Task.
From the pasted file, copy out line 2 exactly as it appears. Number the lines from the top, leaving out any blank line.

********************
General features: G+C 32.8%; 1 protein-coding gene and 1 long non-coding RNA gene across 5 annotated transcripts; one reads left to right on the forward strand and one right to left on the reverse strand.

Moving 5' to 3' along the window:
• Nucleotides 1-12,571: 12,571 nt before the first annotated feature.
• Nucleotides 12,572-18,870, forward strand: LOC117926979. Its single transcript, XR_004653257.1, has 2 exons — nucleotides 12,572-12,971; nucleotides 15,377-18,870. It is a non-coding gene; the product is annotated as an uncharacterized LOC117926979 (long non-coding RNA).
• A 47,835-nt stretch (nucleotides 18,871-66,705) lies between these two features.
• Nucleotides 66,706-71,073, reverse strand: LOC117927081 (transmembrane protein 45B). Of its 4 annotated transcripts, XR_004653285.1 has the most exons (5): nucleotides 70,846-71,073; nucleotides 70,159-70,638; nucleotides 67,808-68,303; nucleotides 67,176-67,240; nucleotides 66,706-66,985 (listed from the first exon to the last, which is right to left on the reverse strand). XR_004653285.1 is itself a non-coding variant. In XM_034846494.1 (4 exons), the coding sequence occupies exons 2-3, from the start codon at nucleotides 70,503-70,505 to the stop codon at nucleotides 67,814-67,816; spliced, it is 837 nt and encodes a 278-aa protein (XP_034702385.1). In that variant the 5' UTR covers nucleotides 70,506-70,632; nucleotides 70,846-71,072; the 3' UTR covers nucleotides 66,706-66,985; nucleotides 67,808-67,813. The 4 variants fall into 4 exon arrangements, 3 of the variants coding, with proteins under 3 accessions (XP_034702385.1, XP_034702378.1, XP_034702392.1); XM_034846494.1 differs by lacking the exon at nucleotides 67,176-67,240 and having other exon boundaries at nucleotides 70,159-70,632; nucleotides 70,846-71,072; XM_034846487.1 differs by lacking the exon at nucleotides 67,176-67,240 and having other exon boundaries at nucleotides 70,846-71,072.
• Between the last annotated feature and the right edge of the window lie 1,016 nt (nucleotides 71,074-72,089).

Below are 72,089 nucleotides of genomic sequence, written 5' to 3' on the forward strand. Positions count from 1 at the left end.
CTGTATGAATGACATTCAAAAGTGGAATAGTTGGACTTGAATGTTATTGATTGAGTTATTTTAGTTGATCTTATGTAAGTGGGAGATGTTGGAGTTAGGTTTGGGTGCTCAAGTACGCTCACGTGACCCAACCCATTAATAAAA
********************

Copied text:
Moving 5' to 3' along the window: